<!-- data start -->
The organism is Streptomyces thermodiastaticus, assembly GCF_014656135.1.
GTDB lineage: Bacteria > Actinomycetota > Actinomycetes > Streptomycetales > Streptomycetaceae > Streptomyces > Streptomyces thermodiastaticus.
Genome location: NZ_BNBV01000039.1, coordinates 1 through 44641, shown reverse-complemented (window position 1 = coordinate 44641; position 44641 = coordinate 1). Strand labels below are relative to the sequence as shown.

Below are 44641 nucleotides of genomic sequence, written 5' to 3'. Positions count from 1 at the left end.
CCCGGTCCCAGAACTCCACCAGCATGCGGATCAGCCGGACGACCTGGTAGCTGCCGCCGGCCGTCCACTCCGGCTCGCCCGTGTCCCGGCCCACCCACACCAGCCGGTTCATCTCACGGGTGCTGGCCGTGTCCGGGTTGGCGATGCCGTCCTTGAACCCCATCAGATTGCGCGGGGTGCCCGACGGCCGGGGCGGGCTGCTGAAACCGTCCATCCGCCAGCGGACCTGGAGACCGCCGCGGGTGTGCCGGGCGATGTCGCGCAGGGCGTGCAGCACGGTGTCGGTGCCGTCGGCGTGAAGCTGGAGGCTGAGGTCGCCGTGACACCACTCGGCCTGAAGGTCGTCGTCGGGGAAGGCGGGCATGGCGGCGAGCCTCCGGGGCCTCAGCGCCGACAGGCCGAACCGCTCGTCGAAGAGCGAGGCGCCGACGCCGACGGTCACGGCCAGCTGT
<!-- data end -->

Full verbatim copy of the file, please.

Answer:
The organism is Streptomyces thermodiastaticus, assembly GCF_014656135.1.
GTDB lineage: Bacteria > Actinomycetota > Actinomycetes > Streptomycetales > Streptomycetaceae > Streptomyces > Streptomyces thermodiastaticus.
Genome location: NZ_BNBV01000039.1, coordinates 1 through 44641, shown reverse-complemented (window position 1 = coordinate 44641; position 44641 = coordinate 1). Strand labels below are relative to the sequence as shown.

Below are 44641 nucleotides of genomic sequence, written 5' to 3'. Positions count from 1 at the left end.
CCCGGTCCCAGAACTCCACCAGCATGCGGATCAGCCGGACGACCTGGTAGCTGCCGCCGGCCGTCCACTCCGGCTCGCCCGTGTCCCGGCCCACCCACACCAGCCGGTTCATCTCACGGGTGCTGGCCGTGTCCGGGTTGGCGATGCCGTCCTTGAACCCCATCAGATTGCGCGGGGTGCCCGACGGCCGGGGCGGGCTGCTGAAACCGTCCATCCGCCAGCGGACCTGGAGACCGCCGCGGGTGTGCCGGGCGATGTCGCGCAGGGCGTGCAGCACGGTGTCGGTGCCGTCGGCGTGAAGCTGGAGGCTGAGGTCGCCGTGACACCACTCGGCCTGAAGGTCGTCGTCGGGGAAGGCGGGCATGGCGGCGAGCCTCCGGGGCCTCAGCGCCGACAGGCCGAACCGCTCGTCGAAGAGCGAGGCGCCGACGCCGACGGTCACGGCCAGCTGT